Did you personally encounter any difficulties, because you share quite a similar experience with Alyssa?
That entire sequence with the first prom, within the film, it was hard to play. I can relate to trying to find the courage, right? You’re watching Alyssa struggle to find the courage because it’s scary. It’s scary to tell the people you love most in the world who you are. It’s actually one of the bravest things I believe humans can do and it’s one of the most vulnerable things that humans can do; to truly stand in your power, be who you are and risk being seen as you are. I can definitely identify with that.

How does it feel, knowing that your portrayal of Alyssa is going to inspire so many queer people to do exactly that?
I won’t lie to you, it’s a little scary! I’m grateful that Netflix championed this film and green-lit this because they have such a global platform. You’re right, that means so many people around the world will get to see this film. I don’t take the responsibility lightly. I’ve already started receiving messages from young people, just saying they’ve seen the pictures from the film and they’re like, ‘Oh my gosh, you look like me, and you’re queer, playing a queer character. This is new. This gives me hope.’ That means a lot to me. Like I said earlier, if I had access to a film like this, maybe my journey into standing in my power would’ve been slightly different. I will say though, my mother was so wonderful. I was 11-years-old when I looked at her and was like, ‘I think I could like girls too.’ She said, ‘Oh! Well that’s nice. Carry on.’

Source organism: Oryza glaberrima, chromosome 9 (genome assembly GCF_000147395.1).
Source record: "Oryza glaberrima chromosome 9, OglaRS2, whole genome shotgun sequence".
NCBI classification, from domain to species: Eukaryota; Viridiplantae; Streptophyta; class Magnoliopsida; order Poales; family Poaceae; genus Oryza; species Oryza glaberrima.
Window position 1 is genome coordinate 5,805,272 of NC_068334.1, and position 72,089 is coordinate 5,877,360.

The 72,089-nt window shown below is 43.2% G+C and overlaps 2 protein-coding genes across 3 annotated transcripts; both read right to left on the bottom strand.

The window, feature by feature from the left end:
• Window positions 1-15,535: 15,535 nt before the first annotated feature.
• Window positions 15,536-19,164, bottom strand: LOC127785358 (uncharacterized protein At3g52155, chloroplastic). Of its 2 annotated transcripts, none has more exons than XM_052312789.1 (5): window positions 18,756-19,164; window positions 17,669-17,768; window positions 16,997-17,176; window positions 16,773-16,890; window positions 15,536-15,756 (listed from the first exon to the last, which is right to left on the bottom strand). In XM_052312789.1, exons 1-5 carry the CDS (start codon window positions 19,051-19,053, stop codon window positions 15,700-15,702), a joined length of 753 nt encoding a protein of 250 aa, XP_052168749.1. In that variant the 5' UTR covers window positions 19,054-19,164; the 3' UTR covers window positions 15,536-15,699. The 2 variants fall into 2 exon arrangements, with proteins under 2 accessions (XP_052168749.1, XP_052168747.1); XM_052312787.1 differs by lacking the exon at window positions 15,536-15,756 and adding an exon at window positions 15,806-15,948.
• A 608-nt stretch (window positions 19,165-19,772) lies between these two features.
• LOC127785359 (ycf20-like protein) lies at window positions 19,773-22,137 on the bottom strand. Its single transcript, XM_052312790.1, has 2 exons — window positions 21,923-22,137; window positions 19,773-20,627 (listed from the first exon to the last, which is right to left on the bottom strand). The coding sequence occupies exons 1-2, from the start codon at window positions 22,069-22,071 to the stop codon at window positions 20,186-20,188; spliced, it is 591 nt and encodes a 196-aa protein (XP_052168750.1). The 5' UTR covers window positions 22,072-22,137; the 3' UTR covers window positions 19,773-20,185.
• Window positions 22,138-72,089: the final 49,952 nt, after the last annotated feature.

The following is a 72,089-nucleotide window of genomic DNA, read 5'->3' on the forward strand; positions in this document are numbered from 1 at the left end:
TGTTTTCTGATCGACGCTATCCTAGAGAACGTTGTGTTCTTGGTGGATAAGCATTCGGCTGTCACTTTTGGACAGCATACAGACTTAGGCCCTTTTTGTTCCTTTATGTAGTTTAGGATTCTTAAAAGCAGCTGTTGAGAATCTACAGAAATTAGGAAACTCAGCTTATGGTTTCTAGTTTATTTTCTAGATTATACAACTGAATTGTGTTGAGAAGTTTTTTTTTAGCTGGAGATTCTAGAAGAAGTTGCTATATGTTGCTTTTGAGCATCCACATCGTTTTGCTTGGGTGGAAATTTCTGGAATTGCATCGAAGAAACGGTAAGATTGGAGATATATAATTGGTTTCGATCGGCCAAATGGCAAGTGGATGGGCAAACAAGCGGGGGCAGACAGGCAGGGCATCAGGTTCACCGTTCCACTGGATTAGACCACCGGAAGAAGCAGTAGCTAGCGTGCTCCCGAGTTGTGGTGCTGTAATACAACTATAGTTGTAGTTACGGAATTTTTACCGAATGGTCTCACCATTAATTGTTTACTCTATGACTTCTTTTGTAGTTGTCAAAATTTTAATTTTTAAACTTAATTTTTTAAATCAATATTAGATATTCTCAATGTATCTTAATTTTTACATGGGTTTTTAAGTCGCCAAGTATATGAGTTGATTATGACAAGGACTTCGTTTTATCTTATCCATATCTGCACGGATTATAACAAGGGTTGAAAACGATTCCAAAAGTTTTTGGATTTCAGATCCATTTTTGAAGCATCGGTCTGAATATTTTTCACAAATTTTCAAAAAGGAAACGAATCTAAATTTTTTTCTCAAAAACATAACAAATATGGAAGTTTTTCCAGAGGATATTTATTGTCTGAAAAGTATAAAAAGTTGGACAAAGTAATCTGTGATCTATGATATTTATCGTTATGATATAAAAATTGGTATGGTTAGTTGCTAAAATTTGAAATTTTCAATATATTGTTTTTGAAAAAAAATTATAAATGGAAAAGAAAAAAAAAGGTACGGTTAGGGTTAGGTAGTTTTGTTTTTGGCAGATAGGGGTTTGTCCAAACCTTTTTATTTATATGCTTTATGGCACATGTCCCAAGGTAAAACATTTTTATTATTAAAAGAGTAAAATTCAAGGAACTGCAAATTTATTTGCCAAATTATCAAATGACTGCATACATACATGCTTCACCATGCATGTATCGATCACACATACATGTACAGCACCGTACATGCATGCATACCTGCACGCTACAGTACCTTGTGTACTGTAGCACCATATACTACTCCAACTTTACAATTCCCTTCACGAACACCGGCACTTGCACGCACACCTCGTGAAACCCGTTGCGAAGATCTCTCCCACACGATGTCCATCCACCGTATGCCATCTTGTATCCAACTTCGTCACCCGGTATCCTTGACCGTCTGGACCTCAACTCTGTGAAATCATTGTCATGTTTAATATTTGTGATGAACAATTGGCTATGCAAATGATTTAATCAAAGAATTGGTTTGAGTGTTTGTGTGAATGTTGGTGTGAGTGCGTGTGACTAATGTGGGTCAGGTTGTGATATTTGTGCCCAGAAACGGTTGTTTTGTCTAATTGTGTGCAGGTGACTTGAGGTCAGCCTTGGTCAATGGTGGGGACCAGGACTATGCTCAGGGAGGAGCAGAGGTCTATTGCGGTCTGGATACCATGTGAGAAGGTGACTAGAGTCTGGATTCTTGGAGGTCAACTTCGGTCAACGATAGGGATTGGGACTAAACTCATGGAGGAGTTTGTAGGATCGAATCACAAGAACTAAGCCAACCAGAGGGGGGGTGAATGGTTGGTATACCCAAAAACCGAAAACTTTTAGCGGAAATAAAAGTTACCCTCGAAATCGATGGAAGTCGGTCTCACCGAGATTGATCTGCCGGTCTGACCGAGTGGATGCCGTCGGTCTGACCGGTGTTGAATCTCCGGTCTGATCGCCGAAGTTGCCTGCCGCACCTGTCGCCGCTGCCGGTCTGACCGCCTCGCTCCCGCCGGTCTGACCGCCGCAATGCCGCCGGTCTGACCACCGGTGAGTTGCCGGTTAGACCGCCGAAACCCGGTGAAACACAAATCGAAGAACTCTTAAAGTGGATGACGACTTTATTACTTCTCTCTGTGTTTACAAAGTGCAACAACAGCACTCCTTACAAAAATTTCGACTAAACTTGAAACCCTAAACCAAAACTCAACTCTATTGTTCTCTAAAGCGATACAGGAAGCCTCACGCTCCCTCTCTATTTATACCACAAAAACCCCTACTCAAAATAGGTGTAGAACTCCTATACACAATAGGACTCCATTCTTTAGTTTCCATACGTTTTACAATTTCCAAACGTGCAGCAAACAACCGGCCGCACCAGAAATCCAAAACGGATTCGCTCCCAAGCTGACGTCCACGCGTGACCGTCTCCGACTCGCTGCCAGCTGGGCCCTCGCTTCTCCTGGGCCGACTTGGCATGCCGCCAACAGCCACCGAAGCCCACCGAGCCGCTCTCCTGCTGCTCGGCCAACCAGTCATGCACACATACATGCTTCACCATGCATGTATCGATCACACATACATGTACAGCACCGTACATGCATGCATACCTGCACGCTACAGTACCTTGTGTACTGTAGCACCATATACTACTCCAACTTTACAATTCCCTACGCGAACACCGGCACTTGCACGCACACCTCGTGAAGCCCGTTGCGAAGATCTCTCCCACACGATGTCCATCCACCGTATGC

Now that is a great response.
Honestly! And I think that’s maybe the real answer to your previous question. I hope this film does give people hope and that it does help young people believe in a happy ending. I hope The Prom inspires young people to stand in their most authentic power, and ushers in a time where we don’t necessarily have to come out anymore. I wanna live in a world where humans are humans, and you don’t have to make a grand declaration about your sexual preference or gender identity. That’s the world I want to live in.

It feels amazing that we’re in a time where we can have this conversation. For so long, the world has been adamant about categorising and labelling LGBTQ+ people, but it feels like we’re moving towards a future where we don’t need labels, and we can just be who we are.
You make a great point. I identify as LGBTQ+ and specifically as ‘queer’, that is the word that I have chosen. I have gone on record way back in the day, before anybody really knew me, saying that I don’t really enjoy labels, from my personal experience. But I also believe in the power of labels because I believe in defining yourself. Whatever you need to define yourself, that is well and good and I say, ‘You go Glen Coco!’ What I’m not here for is having society define me. That is my right. In addition, I believe in the spectrum. I believe in rainbow spectrum grace, and I believe in making room for all of that. I’m here for the journey and I think that we will continue to evolve. Perhaps we’ll see more letters added to our current alphabet, who knows? But I do think that the grand experiment of life is made more rich by this process of self-discovery.

The Prom premieres 11 December on Netflix – watch the trailer here or below.